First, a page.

Case Study: The Brazilian Job
Quickly returning the equipment to service was also essential as the fastest 'traditional' approach which would have required demolishing and reconstructing the crane's base, would have taken 45 days to complete.
A Consultant with the Distributor who had substantial experience working with pulp and paper plants, proposed an alternative plan of action: anchoring new bolts with Belzona 4111 and Belzona 4151 system. The solution presented appeared the stronger candidate; it came at half the cost of the traditional method and promised to return the crane back to service in 7 days.
To instigate the process, 48 new holes were drilled to install newly fabricated bolts. The surfaces were prepared and cleaned, and the application areas were conditioned.
The skid was then positioned over the concrete base, secured and aligned with four metal bars in four points around the perimeter of the skid, and positioned on the top of the concrete base. To guarantee that the product completely filled the void and that the leakage of the material was prevented, a foam sealant was used.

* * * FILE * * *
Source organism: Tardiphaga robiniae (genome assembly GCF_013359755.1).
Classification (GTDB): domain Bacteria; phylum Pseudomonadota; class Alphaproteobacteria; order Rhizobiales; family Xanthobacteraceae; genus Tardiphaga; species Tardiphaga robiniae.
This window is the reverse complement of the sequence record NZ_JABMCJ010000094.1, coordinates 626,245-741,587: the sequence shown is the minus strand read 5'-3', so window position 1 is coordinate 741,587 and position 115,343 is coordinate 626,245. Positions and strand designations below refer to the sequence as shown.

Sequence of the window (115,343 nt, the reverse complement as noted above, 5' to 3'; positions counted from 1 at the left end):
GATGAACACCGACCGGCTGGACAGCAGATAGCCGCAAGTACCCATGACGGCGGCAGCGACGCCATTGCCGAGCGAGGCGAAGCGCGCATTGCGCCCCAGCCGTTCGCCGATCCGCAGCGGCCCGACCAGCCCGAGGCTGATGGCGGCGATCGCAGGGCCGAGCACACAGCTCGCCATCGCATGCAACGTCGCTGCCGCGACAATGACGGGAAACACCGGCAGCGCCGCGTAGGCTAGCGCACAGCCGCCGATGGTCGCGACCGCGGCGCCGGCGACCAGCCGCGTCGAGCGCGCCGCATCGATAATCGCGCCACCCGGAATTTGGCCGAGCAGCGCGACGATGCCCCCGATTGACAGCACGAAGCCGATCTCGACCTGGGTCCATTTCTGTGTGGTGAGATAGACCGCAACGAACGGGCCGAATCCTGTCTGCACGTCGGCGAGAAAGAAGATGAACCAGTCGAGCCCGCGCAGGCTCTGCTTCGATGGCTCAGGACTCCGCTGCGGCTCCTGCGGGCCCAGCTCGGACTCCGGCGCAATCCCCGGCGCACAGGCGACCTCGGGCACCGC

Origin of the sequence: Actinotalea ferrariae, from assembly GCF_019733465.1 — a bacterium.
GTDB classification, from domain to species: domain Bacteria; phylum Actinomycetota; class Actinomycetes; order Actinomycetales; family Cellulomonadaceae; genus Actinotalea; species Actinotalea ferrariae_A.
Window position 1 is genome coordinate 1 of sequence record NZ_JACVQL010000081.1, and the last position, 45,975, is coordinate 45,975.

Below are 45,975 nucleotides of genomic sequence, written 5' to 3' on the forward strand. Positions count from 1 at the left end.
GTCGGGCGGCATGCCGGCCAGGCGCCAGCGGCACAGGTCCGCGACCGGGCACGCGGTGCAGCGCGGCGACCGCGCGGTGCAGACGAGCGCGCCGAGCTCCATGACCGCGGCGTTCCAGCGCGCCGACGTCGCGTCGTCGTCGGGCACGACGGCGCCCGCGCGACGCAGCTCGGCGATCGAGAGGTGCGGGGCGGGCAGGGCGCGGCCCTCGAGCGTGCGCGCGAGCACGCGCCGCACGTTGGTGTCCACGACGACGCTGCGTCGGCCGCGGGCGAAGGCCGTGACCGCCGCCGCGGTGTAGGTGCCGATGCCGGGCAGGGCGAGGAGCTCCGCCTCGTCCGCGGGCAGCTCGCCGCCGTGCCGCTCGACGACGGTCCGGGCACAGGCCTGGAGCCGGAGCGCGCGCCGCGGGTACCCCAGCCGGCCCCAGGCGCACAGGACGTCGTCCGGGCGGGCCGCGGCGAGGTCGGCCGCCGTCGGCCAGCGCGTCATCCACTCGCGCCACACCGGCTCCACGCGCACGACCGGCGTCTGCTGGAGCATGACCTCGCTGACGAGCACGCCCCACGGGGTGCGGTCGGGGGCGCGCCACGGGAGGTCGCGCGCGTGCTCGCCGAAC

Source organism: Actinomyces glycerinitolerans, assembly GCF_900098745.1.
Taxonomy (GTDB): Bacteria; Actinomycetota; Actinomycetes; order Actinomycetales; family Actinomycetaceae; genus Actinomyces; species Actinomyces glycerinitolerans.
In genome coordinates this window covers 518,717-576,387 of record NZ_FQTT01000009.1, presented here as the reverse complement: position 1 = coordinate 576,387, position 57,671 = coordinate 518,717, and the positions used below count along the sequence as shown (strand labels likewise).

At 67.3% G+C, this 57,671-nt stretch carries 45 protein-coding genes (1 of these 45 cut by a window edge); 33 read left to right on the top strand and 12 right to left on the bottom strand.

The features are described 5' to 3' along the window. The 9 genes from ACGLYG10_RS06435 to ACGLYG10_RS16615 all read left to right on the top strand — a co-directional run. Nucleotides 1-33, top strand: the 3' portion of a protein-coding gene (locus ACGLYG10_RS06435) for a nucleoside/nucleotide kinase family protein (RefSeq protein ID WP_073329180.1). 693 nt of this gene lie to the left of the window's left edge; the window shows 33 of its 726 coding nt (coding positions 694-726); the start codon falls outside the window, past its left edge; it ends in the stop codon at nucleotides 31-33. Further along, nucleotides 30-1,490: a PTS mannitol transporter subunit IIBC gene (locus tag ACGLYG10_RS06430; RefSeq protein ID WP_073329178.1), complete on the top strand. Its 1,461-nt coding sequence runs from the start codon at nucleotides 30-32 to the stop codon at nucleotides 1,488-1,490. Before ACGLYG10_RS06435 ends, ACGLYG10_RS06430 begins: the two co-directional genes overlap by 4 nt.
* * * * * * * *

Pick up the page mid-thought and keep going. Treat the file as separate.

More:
Belzona 4111 and Belzona 4151 were then mixed and injected into each of the holes. Anchor bolts were inserted, and excess product was used to fill the annular space under the equipment. A venting hole in each of the injection points was used to eliminate air entrapment in the repair.
Belzona 4111 and 4151 have been made full use of at the plant, as the same technology has already been used to secure the bases of a few pump blocks.
The same method is also used in other facilities like Mining and Quarrying plants, for example, for the bases and foundations of ball mills, crushers, vibrating screens, pump and engine blocks.